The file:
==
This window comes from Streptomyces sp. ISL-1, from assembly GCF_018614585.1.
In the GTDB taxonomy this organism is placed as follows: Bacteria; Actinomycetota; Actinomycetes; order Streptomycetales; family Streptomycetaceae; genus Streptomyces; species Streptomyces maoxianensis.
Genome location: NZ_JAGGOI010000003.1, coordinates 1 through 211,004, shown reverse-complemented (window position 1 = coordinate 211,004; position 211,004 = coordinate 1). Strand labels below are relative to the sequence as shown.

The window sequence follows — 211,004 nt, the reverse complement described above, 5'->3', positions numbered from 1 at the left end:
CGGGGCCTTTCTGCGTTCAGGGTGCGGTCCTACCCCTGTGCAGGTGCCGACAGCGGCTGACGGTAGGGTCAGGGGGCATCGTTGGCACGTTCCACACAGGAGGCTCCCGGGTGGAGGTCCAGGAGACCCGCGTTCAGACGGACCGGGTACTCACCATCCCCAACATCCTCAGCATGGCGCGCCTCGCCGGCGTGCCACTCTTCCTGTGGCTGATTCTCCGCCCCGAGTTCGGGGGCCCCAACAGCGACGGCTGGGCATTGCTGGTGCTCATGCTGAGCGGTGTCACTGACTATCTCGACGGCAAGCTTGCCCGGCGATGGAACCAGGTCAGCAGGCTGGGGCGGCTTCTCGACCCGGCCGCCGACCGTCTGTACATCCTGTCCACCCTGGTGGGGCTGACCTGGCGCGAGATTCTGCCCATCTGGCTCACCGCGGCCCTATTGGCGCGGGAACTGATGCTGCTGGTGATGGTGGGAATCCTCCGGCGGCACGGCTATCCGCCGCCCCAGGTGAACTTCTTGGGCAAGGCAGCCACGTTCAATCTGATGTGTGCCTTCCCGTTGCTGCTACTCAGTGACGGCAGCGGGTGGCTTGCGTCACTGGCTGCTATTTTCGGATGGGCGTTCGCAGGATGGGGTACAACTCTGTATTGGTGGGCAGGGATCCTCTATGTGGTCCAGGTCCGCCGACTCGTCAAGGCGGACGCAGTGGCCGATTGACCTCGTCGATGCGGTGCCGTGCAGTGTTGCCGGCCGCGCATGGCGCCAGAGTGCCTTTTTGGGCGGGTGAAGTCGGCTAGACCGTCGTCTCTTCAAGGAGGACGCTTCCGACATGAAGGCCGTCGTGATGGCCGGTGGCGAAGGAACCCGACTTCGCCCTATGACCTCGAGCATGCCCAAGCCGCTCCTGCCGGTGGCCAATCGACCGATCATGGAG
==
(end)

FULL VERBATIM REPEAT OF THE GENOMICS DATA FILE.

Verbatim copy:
This window comes from Streptomyces sp. ISL-1, from assembly GCF_018614585.1.
In the GTDB taxonomy this organism is placed as follows: Bacteria; Actinomycetota; Actinomycetes; order Streptomycetales; family Streptomycetaceae; genus Streptomyces; species Streptomyces maoxianensis.
Genome location: NZ_JAGGOI010000003.1, coordinates 1 through 211,004, shown reverse-complemented (window position 1 = coordinate 211,004; position 211,004 = coordinate 1). Strand labels below are relative to the sequence as shown.

The window sequence follows — 211,004 nt, the reverse complement described above, 5'->3', positions numbered from 1 at the left end:
CGGGGCCTTTCTGCGTTCAGGGTGCGGTCCTACCCCTGTGCAGGTGCCGACAGCGGCTGACGGTAGGGTCAGGGGGCATCGTTGGCACGTTCCACACAGGAGGCTCCCGGGTGGAGGTCCAGGAGACCCGCGTTCAGACGGACCGGGTACTCACCATCCCCAACATCCTCAGCATGGCGCGCCTCGCCGGCGTGCCACTCTTCCTGTGGCTGATTCTCCGCCCCGAGTTCGGGGGCCCCAACAGCGACGGCTGGGCATTGCTGGTGCTCATGCTGAGCGGTGTCACTGACTATCTCGACGGCAAGCTTGCCCGGCGATGGAACCAGGTCAGCAGGCTGGGGCGGCTTCTCGACCCGGCCGCCGACCGTCTGTACATCCTGTCCACCCTGGTGGGGCTGACCTGGCGCGAGATTCTGCCCATCTGGCTCACCGCGGCCCTATTGGCGCGGGAACTGATGCTGCTGGTGATGGTGGGAATCCTCCGGCGGCACGGCTATCCGCCGCCCCAGGTGAACTTCTTGGGCAAGGCAGCCACGTTCAATCTGATGTGTGCCTTCCCGTTGCTGCTACTCAGTGACGGCAGCGGGTGGCTTGCGTCACTGGCTGCTATTTTCGGATGGGCGTTCGCAGGATGGGGTACAACTCTGTATTGGTGGGCAGGGATCCTCTATGTGGTCCAGGTCCGCCGACTCGTCAAGGCGGACGCAGTGGCCGATTGACCTCGTCGATGCGGTGCCGTGCAGTGTTGCCGGCCGCGCATGGCGCCAGAGTGCCTTTTTGGGCGGGTGAAGTCGGCTAGACCGTCGTCTCTTCAAGGAGGACGCTTCCGACATGAAGGCCGTCGTGATGGCCGGTGGCGAAGGAACCCGACTTCGCCCTATGACCTCGAGCATGCCCAAGCCGCTCCTGCCGGTGGCCAATCGACCGATCATGGAG